“Our findings suggest that echocardiographic screening might detect approximately 10 times as many cases as clinical screening in school-age children in Southeast Asia and sub-Saharan Africa […] These data have potentially important implications for case finding, delivery of effective secondary and primary prevention, and adequate planning of health services.”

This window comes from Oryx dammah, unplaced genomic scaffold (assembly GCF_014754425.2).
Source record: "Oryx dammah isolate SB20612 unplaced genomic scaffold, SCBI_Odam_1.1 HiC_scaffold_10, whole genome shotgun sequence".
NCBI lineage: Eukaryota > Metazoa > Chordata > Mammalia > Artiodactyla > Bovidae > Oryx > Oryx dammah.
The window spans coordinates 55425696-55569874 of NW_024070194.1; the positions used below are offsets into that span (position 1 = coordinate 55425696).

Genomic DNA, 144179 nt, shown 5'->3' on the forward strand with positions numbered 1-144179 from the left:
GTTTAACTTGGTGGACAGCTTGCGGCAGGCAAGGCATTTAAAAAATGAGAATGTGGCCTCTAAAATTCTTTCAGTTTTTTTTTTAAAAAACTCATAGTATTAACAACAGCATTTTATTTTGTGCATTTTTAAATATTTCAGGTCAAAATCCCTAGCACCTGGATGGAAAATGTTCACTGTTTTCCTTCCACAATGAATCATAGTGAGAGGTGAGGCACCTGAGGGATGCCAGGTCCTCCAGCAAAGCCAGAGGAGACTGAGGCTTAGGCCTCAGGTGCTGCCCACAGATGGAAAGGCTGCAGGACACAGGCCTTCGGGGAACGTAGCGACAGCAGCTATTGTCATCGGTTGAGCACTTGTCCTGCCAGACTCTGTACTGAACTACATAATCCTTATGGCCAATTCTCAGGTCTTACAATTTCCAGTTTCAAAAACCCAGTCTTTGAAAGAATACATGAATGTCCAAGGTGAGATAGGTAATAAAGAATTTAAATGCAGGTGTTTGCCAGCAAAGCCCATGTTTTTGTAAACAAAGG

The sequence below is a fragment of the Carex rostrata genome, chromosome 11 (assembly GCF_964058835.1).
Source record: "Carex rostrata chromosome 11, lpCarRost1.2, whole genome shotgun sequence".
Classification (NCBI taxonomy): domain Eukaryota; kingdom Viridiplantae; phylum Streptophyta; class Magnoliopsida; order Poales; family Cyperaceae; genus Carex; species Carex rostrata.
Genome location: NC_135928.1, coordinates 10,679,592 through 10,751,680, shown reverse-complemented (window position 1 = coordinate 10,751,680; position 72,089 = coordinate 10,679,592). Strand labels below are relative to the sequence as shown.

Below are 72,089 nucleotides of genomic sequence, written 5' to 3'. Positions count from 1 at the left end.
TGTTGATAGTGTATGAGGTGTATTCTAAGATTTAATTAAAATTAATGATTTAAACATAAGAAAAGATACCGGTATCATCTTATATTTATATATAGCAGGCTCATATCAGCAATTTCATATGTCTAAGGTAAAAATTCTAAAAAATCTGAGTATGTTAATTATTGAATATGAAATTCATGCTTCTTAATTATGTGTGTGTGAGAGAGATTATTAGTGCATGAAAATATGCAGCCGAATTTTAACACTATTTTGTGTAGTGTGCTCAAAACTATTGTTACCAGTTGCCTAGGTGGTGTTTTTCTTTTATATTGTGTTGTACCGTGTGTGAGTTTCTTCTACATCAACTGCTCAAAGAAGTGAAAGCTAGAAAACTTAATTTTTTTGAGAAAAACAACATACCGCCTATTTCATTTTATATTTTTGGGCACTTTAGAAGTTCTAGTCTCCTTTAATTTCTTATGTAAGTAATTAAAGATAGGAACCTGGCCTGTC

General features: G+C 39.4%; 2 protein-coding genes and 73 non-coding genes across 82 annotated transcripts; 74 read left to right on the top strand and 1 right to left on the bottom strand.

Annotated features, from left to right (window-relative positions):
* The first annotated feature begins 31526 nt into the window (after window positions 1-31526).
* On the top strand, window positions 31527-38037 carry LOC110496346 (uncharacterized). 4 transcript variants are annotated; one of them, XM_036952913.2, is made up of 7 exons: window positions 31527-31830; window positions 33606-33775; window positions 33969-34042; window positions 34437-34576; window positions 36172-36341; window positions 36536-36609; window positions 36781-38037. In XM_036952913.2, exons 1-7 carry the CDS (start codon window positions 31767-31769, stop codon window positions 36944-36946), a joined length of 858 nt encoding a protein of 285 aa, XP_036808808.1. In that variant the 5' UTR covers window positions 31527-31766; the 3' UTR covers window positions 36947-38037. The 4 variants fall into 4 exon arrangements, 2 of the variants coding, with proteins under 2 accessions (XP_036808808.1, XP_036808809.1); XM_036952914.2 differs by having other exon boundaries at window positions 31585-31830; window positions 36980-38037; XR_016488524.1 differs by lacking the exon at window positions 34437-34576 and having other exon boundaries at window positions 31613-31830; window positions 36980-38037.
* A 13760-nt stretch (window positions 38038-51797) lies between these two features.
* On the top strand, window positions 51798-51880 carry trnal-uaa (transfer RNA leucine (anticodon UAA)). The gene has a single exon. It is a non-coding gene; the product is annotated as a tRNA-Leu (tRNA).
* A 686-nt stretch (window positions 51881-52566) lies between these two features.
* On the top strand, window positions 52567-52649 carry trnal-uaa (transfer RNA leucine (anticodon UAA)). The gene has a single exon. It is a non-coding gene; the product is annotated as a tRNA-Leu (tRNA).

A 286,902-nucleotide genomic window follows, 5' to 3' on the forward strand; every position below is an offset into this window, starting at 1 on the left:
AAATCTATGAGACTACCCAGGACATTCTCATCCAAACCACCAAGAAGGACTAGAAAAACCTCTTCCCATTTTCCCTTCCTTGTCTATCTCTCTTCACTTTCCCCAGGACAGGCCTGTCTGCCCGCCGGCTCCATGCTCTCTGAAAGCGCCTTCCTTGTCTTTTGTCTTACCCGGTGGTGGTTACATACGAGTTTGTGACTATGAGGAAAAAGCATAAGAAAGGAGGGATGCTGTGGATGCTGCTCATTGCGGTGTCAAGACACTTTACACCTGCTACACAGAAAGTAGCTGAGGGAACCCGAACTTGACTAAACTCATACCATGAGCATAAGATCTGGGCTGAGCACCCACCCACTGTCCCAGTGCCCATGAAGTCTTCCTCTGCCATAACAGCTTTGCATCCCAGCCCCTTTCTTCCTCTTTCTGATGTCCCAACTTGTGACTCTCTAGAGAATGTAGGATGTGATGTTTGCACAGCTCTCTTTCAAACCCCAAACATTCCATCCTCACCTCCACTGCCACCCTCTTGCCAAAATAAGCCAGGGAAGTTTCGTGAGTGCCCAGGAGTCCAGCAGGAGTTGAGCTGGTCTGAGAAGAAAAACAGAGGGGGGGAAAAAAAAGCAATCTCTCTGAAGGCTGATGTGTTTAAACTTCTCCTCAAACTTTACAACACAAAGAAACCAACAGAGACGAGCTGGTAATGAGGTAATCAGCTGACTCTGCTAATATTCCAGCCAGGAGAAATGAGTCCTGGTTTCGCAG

Epidemiologic studies of the prevalence of rheumatic heart disease have used clinical screening with echocardiographic confirmation of suspected cases. We hypothesized that echocardiographic screening of all surveyed children would show a significantly higher prevalence of rheumatic heart disease. Randomly selected school children from 6 through 17 years of age in Cambodia and Mozambique were screened for heart disease according to standard clinical and echocardiographic criteria. Systematic screening with echocardiography, as compared with clinical screening, reveals a much higher prevalence of rheumatic heart disease (approximately 10 times as great). Since rheumatic heart disease frequently has devastating clinical consequences and secondary prevention may be effective after accurate identification of early cases, these results have important public health implications.